The researcher believed that part of the reasons girls in San Andrés were able to take in the media without being negatively impacted by it was a concept passed down by the older generation of women that in English translates to “Never Leave Yourself.” What that means is you protect and look out for yourself; you do not “leave yourself” by doing something—or letting someone do something to you—that is not good for you. While the concept was likely originally used in regards to unwanted sexual contact, the younger generation of girls had broadened it to include general self-care and protection. The researcher explained that in regards to food and body, “Not leaving—and further caring for—the self required eating when hungry, stopping when full, sleeping when tired, and not over-exerting oneself in exercise . . . These criteria for protecting and caring for the self were notably monitored by internal experience, not external measurements.” Meaning, the girls generally listened to their own bodies regarding what they needed, as opposed to being guided outside sources, such as diet advice or media imagery. In fact, since most girls were so in touch with their bodies’ needs, they tended to find the concept of eating disorders “almost incomprehensible.” You can read more about this research, including direct quotes from the girls, here.

This is not to say that the girls of San Andrés were without any challenges, including in the arena of body image. Unfortunately, at the time of the study there was a developing expectation of thinness among employees in the tourism industry, and its possible that such a standard could have an increasingly negative impact on girls’ attitudes and behaviors regarding their bodies as the industry grows. However, it appears that their guiding philosophy, of never leaving yourself, had generally protected them from the potential negative impact of Western media.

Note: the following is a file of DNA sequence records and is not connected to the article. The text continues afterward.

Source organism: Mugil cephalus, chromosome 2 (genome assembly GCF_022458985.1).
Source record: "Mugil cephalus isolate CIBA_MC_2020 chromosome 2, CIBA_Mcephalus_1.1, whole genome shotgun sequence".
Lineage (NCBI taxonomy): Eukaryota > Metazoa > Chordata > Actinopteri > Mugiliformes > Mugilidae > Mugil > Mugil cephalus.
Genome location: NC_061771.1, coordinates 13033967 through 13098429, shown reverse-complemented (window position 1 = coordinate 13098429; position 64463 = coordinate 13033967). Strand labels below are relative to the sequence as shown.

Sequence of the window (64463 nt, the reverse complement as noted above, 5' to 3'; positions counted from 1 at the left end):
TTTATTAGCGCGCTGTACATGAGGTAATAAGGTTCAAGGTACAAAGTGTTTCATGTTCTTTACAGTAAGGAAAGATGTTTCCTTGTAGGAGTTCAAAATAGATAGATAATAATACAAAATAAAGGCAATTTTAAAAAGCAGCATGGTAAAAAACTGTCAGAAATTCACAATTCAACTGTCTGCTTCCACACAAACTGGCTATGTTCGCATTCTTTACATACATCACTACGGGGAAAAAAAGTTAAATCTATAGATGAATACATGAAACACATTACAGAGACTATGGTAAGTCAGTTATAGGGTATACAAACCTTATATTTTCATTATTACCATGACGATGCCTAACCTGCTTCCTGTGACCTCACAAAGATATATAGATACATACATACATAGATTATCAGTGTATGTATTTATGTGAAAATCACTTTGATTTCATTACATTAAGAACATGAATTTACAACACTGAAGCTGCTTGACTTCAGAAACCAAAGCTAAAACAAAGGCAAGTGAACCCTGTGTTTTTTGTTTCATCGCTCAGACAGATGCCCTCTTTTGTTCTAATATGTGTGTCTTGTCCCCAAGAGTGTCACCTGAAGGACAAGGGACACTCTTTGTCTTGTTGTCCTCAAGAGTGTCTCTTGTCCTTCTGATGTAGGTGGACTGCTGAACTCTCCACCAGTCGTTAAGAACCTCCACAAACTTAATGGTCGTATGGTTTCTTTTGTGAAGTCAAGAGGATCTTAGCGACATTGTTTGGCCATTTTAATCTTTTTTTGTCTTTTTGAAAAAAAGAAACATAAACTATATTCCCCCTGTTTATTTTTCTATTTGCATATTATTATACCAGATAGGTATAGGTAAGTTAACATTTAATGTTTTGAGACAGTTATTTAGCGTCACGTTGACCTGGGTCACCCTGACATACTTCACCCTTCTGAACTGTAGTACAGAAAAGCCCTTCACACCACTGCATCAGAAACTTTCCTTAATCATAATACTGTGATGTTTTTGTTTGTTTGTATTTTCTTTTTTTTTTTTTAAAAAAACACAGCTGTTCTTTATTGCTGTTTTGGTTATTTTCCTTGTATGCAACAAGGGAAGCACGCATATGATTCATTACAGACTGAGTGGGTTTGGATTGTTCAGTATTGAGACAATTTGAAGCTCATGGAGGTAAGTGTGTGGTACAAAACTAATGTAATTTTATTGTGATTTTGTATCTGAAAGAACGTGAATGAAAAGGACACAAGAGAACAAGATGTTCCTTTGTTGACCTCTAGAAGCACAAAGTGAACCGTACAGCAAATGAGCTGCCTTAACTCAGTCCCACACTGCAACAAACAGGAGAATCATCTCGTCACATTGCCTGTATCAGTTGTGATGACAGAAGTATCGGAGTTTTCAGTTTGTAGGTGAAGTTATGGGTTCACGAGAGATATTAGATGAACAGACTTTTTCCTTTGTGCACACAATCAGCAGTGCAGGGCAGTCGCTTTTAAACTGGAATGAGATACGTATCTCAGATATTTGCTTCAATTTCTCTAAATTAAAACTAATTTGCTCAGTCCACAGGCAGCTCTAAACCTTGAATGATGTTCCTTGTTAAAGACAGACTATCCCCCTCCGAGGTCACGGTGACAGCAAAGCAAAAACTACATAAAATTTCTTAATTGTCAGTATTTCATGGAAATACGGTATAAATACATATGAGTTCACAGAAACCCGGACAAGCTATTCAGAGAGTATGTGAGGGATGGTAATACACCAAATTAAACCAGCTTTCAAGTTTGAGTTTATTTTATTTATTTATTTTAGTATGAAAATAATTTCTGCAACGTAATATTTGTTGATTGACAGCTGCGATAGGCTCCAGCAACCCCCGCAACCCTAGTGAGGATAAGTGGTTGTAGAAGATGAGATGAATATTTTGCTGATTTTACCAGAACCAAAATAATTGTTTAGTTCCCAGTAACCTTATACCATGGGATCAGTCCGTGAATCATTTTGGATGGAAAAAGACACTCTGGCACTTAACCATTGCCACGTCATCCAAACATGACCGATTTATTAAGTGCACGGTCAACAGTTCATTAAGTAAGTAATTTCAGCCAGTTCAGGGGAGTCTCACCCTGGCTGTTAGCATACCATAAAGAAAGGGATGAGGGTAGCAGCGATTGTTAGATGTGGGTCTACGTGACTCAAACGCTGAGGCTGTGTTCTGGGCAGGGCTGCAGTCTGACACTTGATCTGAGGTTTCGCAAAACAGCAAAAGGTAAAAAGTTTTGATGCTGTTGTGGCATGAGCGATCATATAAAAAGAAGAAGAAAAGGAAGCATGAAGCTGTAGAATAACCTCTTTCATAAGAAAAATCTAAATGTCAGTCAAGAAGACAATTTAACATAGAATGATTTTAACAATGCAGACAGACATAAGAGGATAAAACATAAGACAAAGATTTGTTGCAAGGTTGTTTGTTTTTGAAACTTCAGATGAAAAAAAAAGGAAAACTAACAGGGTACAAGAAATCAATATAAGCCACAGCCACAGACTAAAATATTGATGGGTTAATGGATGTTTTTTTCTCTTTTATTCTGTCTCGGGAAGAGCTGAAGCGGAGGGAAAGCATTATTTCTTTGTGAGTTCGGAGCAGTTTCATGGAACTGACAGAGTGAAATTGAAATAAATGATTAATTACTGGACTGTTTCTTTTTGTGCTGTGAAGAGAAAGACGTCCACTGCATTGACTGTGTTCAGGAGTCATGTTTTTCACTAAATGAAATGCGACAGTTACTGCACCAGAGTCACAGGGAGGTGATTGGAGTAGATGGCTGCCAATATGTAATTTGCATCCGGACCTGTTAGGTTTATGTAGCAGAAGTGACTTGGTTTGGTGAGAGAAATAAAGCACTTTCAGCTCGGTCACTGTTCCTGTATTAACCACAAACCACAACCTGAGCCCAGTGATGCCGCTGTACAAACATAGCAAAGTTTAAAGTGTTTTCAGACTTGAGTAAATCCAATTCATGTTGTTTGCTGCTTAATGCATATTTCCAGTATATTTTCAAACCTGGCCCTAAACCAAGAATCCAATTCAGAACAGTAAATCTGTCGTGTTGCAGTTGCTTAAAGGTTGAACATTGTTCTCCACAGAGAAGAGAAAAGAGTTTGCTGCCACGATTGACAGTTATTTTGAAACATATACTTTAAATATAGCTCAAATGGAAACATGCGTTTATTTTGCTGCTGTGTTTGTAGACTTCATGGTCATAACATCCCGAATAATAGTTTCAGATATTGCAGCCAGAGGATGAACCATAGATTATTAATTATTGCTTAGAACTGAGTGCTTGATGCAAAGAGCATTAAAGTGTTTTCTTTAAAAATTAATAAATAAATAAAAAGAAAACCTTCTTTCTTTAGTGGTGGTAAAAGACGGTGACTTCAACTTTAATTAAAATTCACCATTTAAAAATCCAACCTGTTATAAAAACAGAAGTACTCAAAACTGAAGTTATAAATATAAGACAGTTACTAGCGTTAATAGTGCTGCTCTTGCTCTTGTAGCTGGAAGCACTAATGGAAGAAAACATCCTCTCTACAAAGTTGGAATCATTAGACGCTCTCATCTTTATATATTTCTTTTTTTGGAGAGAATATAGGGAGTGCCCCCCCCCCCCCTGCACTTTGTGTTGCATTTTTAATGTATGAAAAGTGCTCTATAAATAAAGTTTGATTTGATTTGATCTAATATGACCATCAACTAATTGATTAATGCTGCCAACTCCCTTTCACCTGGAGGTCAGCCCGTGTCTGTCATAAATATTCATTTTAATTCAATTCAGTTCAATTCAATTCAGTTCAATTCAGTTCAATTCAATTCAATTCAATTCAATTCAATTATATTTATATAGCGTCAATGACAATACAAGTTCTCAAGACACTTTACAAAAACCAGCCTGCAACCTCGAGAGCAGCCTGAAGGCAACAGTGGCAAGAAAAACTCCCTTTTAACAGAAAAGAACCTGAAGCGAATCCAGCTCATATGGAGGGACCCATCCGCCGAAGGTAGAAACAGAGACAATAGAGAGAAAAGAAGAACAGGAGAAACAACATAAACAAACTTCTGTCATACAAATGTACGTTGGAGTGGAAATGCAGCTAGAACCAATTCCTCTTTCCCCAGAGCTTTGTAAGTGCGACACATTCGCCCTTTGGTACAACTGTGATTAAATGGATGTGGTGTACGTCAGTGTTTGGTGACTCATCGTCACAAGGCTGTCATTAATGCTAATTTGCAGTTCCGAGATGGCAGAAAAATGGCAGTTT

it’s so, so valuable to learn about other cultures, including how people in those cultures handle issues we all deal with. I think we sometimes take for granted that media is going to have a negative impact on the way we feel about our bodies until drastic changes in what is presented to us are made (if they are made). But these girls have shown that there is another possibility, for which I am incredibly grateful.

xoxo

Marie

Welcome to Girl Presence

Hello, friend!  Thank you for being here.  Life is packed and so is the internet, so I truly appreciate you taking the time to check out this blog.

Where does the name “Girl Presence” come from, you may wonder?  Excellent question.  “Presence” can be defined as “the bearing, carriage, or air of a person” or “the fact or condition of being present” (thanks, Merriam-Webster).  So by “girl presence” I am referring to the handprint, footprint, lifeprint a girl (any female in the process of learning or growing) chooses to leave on the world, as well as the simple act ofiPhone 003 being here, being present in this “girl culture” we both influence and are influenced by.

I hope we (and yes, I truly mean we) can use this space, as the tagline says, for “observing, exploring, & celebrating all things girl.”  I love girl-world things that shine and catch my attention, from the more superficial (sparkly Ugg boots, the latest ABC Family teen drama) to the serious (girls who embrace who they are and use their powers to make the world a better place), and I love observing and noticing them with others.  Typically, when I notice things, I wonder about them:  Why do girls talk about their bodies the way they do?  How does the rise of social media and celebrity culture affect the way we form our identity?  These are the types of things I enjoy exploring and discussing with others.  And finally, but no less significantly, I want us to start celebrating.  Being a girl is awesome.  Growing up is terrifying and exhilarating in the best possible ways.  Let’s enjoy every moment, together.

Most importantly, I truly want your feedback.  If there’s a topic or piece of girl culture you think I should cover, tell me.  If you disagree with my point of view, share yours.  The beauty of girl world (and just the world, period) is we shine brightest when we work together.  I look forward to experiencing, exploring, and enjoying Girl Presence with you.

xoxo

Marie